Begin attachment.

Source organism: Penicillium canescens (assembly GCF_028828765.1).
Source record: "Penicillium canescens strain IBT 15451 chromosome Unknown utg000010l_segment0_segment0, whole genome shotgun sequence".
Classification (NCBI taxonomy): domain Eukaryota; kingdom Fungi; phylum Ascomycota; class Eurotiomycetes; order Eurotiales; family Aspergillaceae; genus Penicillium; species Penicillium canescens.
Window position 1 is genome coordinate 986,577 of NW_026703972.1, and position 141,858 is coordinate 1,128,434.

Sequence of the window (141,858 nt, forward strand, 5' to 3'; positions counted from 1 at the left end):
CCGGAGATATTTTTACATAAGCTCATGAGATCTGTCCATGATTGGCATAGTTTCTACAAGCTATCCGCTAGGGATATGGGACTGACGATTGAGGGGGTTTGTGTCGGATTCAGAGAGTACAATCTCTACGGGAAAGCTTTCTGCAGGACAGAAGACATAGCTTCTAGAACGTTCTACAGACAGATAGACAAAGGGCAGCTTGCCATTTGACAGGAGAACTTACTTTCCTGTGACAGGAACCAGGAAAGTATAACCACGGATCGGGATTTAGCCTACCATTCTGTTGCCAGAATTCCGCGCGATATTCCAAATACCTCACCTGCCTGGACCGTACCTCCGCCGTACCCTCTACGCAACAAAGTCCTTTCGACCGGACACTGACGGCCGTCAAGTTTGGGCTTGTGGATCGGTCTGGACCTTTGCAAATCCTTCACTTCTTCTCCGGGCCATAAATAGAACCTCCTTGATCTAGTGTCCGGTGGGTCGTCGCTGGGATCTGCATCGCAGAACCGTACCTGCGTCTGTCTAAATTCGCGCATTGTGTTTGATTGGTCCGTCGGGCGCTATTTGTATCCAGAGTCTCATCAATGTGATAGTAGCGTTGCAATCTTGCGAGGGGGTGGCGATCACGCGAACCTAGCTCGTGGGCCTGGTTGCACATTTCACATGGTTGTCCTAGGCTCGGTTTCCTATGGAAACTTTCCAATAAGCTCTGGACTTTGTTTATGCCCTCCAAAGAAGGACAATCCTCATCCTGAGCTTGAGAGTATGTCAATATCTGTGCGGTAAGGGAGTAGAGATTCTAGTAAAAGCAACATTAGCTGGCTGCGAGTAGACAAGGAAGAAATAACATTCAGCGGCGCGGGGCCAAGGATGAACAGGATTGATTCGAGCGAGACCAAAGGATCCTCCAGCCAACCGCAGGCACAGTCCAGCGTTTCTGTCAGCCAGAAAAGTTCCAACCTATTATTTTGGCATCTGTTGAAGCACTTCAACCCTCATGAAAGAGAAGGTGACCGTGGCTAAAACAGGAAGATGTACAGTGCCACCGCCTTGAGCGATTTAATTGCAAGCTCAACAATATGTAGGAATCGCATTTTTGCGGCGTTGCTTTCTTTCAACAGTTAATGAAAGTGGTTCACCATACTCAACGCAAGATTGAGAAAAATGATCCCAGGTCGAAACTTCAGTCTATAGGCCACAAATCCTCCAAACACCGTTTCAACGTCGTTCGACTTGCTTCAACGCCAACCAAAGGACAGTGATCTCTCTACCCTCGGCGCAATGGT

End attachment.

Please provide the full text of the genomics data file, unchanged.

Source organism: Penicillium canescens (assembly GCF_028828765.1).
Source record: "Penicillium canescens strain IBT 15451 chromosome Unknown utg000010l_segment0_segment0, whole genome shotgun sequence".
Classification (NCBI taxonomy): domain Eukaryota; kingdom Fungi; phylum Ascomycota; class Eurotiomycetes; order Eurotiales; family Aspergillaceae; genus Penicillium; species Penicillium canescens.
Window position 1 is genome coordinate 986,577 of NW_026703972.1, and position 141,858 is coordinate 1,128,434.

Sequence of the window (141,858 nt, forward strand, 5' to 3'; positions counted from 1 at the left end):
CCGGAGATATTTTTACATAAGCTCATGAGATCTGTCCATGATTGGCATAGTTTCTACAAGCTATCCGCTAGGGATATGGGACTGACGATTGAGGGGGTTTGTGTCGGATTCAGAGAGTACAATCTCTACGGGAAAGCTTTCTGCAGGACAGAAGACATAGCTTCTAGAACGTTCTACAGACAGATAGACAAAGGGCAGCTTGCCATTTGACAGGAGAACTTACTTTCCTGTGACAGGAACCAGGAAAGTATAACCACGGATCGGGATTTAGCCTACCATTCTGTTGCCAGAATTCCGCGCGATATTCCAAATACCTCACCTGCCTGGACCGTACCTCCGCCGTACCCTCTACGCAACAAAGTCCTTTCGACCGGACACTGACGGCCGTCAAGTTTGGGCTTGTGGATCGGTCTGGACCTTTGCAAATCCTTCACTTCTTCTCCGGGCCATAAATAGAACCTCCTTGATCTAGTGTCCGGTGGGTCGTCGCTGGGATCTGCATCGCAGAACCGTACCTGCGTCTGTCTAAATTCGCGCATTGTGTTTGATTGGTCCGTCGGGCGCTATTTGTATCCAGAGTCTCATCAATGTGATAGTAGCGTTGCAATCTTGCGAGGGGGTGGCGATCACGCGAACCTAGCTCGTGGGCCTGGTTGCACATTTCACATGGTTGTCCTAGGCTCGGTTTCCTATGGAAACTTTCCAATAAGCTCTGGACTTTGTTTATGCCCTCCAAAGAAGGACAATCCTCATCCTGAGCTTGAGAGTATGTCAATATCTGTGCGGTAAGGGAGTAGAGATTCTAGTAAAAGCAACATTAGCTGGCTGCGAGTAGACAAGGAAGAAATAACATTCAGCGGCGCGGGGCCAAGGATGAACAGGATTGATTCGAGCGAGACCAAAGGATCCTCCAGCCAACCGCAGGCACAGTCCAGCGTTTCTGTCAGCCAGAAAAGTTCCAACCTATTATTTTGGCATCTGTTGAAGCACTTCAACCCTCATGAAAGAGAAGGTGACCGTGGCTAAAACAGGAAGATGTACAGTGCCACCGCCTTGAGCGATTTAATTGCAAGCTCAACAATATGTAGGAATCGCATTTTTGCGGCGTTGCTTTCTTTCAACAGTTAATGAAAGTGGTTCACCATACTCAACGCAAGATTGAGAAAAATGATCCCAGGTCGAAACTTCAGTCTATAGGCCACAAATCCTCCAAACACCGTTTCAACGTCGTTCGACTTGCTTCAACGCCAACCAAAGGACAGTGATCTCTCTACCCTCGGCGCAATGGT